Vietnam Memorial Wall

Vietnam Memorial Wall

PostBy: theo On: Mon May 28, 2012 10:24 am

A little History about the Veitnam Memorial Wall,,, I salute all of them plus all that fought and served for are Country !! Thank You ! Interesting Veterans Statistics off the Vietnam Memorial Wall

"Carved on these walls is the story of America , of a continuing quest to preserve both Democracy and decency, and to protect a national treasure that we call the American dream." ~President George Bush

SOMETHING to think about - Most of the surviving Parents are now Deceased.

There are 58,267 names now listed on that polished black wall, including those added in 2010.

The names are arranged in the order in which they were taken from us by date and within each date the names are alphabetized. It is hard to believe it is 36 years since the last casualties.

Beginning at the apex on panel 1E and going out to the end of the East wall, appearing to recede into the earth (numbered 70E - May 25, 1968), then resuming at the end of the West wall, as the wall emerges from the earth (numbered 70W - continuing May 25, 1968) and ending with a date in 1975. Thus the war's beginning and end meet. The war is complete, coming full circle, yet broken by the earth that bounds the angle's open side and contained within the earth itself.

The first known casualty was Richard B. Fitzgibbon, of North Weymouth , Mass. Listed by the U.S. Department of Defense as having been killed on June 8, 1956 His name is listed on the Wall with that of his son, Marine Corps Lance Cpl. Richard B. Fitzgibbon III, who was killed on Sept. 7, 1965.

There are three sets of fathers and sons on the Wall.

39,996 on the Wall were just 22 or younger.

8,283 were just 19 years old.

The largest age group, 33,103 were 18 years old.

12 soldiers on the Wall were 17 years old.

5 soldiers on the Wall were 16 years old.

One soldier, PFC Dan Bullock was 15 years old.

997 soldiers were killed on their first day in Vietnam .

1,448 soldiers were killed on their last day in Vietnam .

31 sets of brothers are on the Wall.

Thirty one sets of parents lost two of their sons.

54 soldiers on the Wall attended Thomas Edison High School in Philadelphia . I wonder why so many from one school.

8 Women are on the Wall. Nursing the wounded.

244 soldiers were awarded the Medal of Honor during the Vietnam War; 153 of them are on the Wall.

Beallsville , Ohio with a population of 475 lost 6 of her sons.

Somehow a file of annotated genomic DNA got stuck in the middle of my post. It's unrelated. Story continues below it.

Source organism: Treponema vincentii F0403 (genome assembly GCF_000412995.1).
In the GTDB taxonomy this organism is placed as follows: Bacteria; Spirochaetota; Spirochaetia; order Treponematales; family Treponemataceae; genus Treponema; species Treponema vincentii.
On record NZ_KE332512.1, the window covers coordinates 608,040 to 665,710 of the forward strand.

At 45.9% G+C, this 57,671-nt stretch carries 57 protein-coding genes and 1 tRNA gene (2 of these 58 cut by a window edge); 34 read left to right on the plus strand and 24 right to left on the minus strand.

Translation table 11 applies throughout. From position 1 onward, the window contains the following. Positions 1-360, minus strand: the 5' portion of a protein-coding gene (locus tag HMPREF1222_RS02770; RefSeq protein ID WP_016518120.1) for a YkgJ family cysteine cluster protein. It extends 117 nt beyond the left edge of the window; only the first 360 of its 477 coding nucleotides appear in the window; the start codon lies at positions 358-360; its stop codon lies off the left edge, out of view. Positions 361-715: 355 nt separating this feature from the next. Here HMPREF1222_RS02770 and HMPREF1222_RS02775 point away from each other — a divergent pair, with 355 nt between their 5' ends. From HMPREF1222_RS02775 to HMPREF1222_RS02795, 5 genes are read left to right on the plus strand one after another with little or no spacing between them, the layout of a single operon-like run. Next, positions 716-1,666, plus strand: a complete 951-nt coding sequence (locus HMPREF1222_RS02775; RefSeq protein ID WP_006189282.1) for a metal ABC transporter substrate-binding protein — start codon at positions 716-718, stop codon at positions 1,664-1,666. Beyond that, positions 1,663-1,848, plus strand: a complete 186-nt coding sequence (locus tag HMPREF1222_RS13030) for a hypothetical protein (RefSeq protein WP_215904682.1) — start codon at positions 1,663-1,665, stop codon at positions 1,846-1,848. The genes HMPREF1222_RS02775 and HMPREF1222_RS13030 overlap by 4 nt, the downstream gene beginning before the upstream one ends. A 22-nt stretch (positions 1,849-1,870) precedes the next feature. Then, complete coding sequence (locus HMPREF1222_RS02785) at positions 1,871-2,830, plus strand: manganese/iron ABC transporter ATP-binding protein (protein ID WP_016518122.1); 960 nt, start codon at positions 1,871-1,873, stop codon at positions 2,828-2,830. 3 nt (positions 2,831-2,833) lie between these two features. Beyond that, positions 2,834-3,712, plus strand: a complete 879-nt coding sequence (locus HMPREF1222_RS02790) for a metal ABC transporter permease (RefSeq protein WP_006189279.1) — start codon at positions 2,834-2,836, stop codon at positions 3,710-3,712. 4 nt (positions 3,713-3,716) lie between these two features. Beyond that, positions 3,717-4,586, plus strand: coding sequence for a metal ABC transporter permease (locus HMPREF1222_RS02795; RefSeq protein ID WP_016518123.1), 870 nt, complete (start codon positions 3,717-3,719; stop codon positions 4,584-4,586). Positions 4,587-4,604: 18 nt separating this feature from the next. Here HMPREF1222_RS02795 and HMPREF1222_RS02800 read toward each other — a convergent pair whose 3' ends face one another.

West Virginia had the highest casualty rate per capita in the nation. There are 711 West Virginians on the Wall.

The Marines of Morenci - They led some of the scrappiest high school football and basketball teams that the little Arizona copper town of Morenci (pop. 5,058) had ever known and cheered. They enjoyed roaring beer busts. In quieter moments, they rode horses along the Coronado Trail, stalked deer in the Apache National Forest . And in the patriotic camaraderie typical of Morenci's mining families, the nine graduates of Morenci High enlisted as a group in the Marine Corps. Their service began on Independence Day, 1966. Only 3 returned home.

The Buddies of Midvale - LeRoy Tafoya, Jimmy Martinez, Tom Gonzales were all boyhood friends and lived on three consecutive streets in Midvale, Utah on Fifth, Sixth and Seventh avenues. They lived only a few yards apart. They played ball at the adjacent sandlot ball field. And they all went to Vietnam . In a span of 16 dark days in late 1967, all three would be killed. LeRoy was killed on Wednesday, Nov. 22, the fourth anniversary of John F. Kennedy's assassination. Jimmy died less than 24 hours later on Thanksgiving Day. Tom was shot dead assaulting the enemy on Dec. 7, Pearl Harbor Remembrance Day.

The most casualty deaths for a single day was on January 31, 1968 ~ 245 deaths. TET!

The most casualty deaths for a single month was May 1968 - 2,415 casualties were incurred.

For most Americans who read this they will only see the numbers that the Vietnam War created. To those of us who survived the war, and to the families of those who did not, we see the faces, we feel the pain that these numbers created. We are, until we too pass away, haunted with these numbers, because they were our friends, fathers, husbands, wives, sons and daughters. There are no noble wars, just noble warriors.